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More people are now eligible to get tested for COVID-19

Do you have a symptom? Have you been exposed? More testing opportunities make it easier to find out if you have COVID.

Expanded COVID-19 testing will help our community heal. Following Centers for Disease Control and Washington State Department of Health guidance, Tacoma-Pierce County Health Department announced expanded testing criteria to health care providers June 5

More testing resources and expanded testing criteria will help public health better understand where COVID-19 is in our community.

Get tested if you have participated in a large gathering, if you have symptoms or have been exposed to a person with COVID-19. It helps us know where the disease is occurring so we can limit its spread. It helps us know who to monitor for symptoms and ensure people get the care they need. Testing also can help prevent others from getting sick when people with COVID-19 isolate themselves until they are well.

A woman wearing P P E holds a test tube labeled COVID-19 test

Getting tested.

For many months, you have heard about limited testing resources. People asked to be tested and sometimes providers had to say no. Providers had to prioritize limited testing resources.

Now, Pierce County has more testing resources available, and new testing guidance means anyone who has symptoms and those concerned about COVID-19 exposure can request testing from a healthcare provider.

Now, providers who have testing resources can test patients who:

  • Have new onset of COVID-19 symptoms, regardless of age or health status.
  • Are asymptomatic with known exposure to COVID-19.
  • Have been to a demonstration or other large gathering.
  • Are Black, Latinx, Native Hawaiian, Pacific Islander, Native American, or Alaska Native. These communities suffer more greatly than others from COVID-19.

Pierce County residents who meet any of these criteria should request testing from their provider or take advantage of community testing opportunities.

In recent weeks, testing has become much more convenient. Mass testing events—such as Kroger Health’s testing at the Tacoma Dome, and expanded testing at Walgreen’s pharmacy, and at many care providers—made testing convenient for more people.

Pierce County will sponsor testing June 27-29 at Spanaway Lake. Soon, testing trailers will come to communities with limited transportation and other places where people need testing. The trailers will come with equipment and supplies to test anyone for free. People are encouraged to attend and get tested if they were exposed to someone with COVID symptoms or were in an area where physical distancing and hand washing were difficult.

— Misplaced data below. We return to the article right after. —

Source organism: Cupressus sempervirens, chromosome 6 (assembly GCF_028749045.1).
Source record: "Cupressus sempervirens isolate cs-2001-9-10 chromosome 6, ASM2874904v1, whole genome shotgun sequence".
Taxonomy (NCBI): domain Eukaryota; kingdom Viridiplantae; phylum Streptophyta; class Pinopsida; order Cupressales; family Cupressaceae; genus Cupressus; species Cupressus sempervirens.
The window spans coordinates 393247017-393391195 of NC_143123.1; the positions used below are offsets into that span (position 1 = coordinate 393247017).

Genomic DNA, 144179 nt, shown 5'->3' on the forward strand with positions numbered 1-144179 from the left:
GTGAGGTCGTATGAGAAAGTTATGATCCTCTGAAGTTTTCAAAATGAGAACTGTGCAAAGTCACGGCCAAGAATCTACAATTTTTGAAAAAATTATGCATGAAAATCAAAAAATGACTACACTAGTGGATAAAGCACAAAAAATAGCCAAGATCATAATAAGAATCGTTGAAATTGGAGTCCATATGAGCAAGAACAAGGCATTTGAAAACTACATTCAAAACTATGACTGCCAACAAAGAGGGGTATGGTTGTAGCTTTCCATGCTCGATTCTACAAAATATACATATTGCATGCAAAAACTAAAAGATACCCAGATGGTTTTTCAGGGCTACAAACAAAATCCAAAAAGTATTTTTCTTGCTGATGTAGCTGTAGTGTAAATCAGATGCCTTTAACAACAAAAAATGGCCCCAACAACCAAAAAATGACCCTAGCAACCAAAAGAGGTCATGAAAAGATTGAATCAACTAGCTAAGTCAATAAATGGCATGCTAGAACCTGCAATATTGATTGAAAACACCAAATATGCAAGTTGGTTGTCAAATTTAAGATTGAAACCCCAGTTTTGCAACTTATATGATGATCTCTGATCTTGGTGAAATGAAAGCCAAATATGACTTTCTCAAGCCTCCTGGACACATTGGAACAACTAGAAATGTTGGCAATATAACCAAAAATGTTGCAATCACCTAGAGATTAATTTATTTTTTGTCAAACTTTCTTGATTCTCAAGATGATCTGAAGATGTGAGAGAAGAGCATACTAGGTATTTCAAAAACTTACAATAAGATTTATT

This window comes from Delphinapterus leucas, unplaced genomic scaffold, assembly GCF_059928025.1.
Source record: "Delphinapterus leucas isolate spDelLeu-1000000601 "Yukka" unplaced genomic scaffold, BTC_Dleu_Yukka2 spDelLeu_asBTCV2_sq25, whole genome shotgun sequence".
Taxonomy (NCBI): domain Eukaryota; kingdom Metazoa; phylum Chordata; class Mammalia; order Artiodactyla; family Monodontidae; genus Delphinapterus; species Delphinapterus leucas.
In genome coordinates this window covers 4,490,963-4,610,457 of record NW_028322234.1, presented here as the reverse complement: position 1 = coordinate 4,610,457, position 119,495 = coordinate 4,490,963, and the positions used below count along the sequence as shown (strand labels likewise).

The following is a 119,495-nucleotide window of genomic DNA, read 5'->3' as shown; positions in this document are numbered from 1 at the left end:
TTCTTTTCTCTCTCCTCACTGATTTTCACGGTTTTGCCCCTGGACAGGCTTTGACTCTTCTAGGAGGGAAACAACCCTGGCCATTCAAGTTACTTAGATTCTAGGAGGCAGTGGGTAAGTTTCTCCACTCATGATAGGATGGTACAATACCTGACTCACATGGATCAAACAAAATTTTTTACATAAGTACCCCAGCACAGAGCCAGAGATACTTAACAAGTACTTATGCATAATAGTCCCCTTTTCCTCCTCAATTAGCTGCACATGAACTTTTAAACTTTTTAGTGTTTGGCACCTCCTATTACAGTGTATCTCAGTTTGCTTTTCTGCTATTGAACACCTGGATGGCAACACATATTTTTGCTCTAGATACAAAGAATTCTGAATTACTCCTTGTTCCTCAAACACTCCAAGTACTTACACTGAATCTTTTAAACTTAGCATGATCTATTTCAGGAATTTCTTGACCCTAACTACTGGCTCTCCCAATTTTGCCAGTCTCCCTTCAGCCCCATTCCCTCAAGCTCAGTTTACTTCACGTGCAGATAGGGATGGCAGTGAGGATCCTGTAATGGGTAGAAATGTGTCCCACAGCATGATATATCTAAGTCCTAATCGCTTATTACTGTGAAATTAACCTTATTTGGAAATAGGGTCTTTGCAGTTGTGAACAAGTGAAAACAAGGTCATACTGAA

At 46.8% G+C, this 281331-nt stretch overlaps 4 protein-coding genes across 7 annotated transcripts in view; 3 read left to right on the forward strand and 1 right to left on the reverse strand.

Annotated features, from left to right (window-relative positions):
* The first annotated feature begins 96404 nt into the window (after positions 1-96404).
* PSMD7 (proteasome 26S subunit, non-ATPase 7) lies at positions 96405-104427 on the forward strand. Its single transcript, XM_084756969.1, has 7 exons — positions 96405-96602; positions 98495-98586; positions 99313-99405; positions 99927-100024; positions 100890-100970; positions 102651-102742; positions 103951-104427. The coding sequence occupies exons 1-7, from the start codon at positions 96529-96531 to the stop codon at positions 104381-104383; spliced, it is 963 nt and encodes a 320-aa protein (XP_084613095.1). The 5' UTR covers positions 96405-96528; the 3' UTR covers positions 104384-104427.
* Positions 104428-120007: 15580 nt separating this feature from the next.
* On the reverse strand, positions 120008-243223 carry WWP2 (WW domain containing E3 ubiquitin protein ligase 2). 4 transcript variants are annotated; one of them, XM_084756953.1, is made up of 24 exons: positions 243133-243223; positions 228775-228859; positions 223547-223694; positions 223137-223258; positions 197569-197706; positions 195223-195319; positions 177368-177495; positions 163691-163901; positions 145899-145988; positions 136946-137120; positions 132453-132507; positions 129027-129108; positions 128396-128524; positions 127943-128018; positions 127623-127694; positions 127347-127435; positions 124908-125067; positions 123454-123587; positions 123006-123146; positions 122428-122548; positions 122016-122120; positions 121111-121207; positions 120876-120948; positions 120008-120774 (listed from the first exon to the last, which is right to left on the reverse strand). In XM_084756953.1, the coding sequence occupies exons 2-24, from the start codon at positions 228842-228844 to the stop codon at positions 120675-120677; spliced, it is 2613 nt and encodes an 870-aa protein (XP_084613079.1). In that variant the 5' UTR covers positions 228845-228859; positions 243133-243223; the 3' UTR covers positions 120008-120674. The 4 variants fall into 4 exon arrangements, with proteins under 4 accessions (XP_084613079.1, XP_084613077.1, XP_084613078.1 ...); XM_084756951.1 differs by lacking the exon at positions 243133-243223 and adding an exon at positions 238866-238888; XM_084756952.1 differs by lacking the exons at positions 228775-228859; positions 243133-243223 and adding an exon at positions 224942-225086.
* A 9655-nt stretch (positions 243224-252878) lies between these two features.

The pandemic also brought disparities in our racial and ethnic communities to the forefront. As of June 11, the hardest hit communities per 100,000 people are:

  • Native Hawaiian and Other Pacific Islanders (3,147 cases).
  • Hispanic (1,643).
  • American Indian/Alaska Native (1,404).
  • Blacks (1,279).

We plan to prioritize mobile testing for these communities.

Testing of and tracking COVID-19 is a vital step toward healing these and all communities. If you are experiencing symptoms or took part in recent gatherings where you could not safely distance yourself from others, it’s time to get tested.

Find COVID-19 testing options closest to you.

Why get tested?

When you get tested, you find out if you are well or if you need to take precautions to prevent those around you from getting sick. You learn about your individual health.

Testing also helps public health help you—and it helps us learn about overall community health. We track test results to better understand where and how disease spreads. We test certain vulnerable groups to help prevent greater spread of disease in our community. Public health workers called contact tracers follow up with anyone who tests positive for COVID-19.

Thanks to CARES Act funding, we recently increased our contact tracing capacity to ensure we can contact new positive COVID-19 cases with 24 hours. We check in each day with people who test positive for COVID-19 to learn about changes with symptoms and to connect them with healthcare or other services if needed.

We ask people who are close contacts of people with COVID-19 to quarantine for 14 days while monitoring for any symptoms. We connect those who can’t isolate safely with options.

Public health has a strong track record of this work and a knack for building relationships with people. They trust our guidance—and follow it—when we need them to take steps that keep others from getting sick.

Our contact tracers—or disease investigators—help prevent the spread of COVID-19 in our community.

The next step.

We hope to apply for Phase 3 of the state Safe Start Washington plan in the weeks ahead. We can’t do that without more knowledge of where COVID-19 is. While many people follow our daily case count page to see if we are under the 25 cases per 100,000 residents measure, fewer people have tuned in to our testing requirements.

We technically did not meet all metrics for Phase 2. But because the state Secretary of Health considered other factors, such as our contact investigations and health system readiness, we were approved for Phase 2. We will have to improve our total number of tests and overall percent of positives to be ready to apply for Phase 3.

What testing shows us about our community’s health picture.

With your cooperation and continued diligence, we will continue to heal and be ready for the next step toward normalcy when the time comes to enter Phase 3 of the Safe Start Washington plan.

For information on testing opportunities, go to the Health Department testing page and subscribe to our blog at tpchd.org/notify. For more information, visit tpchd.org/coronavirus.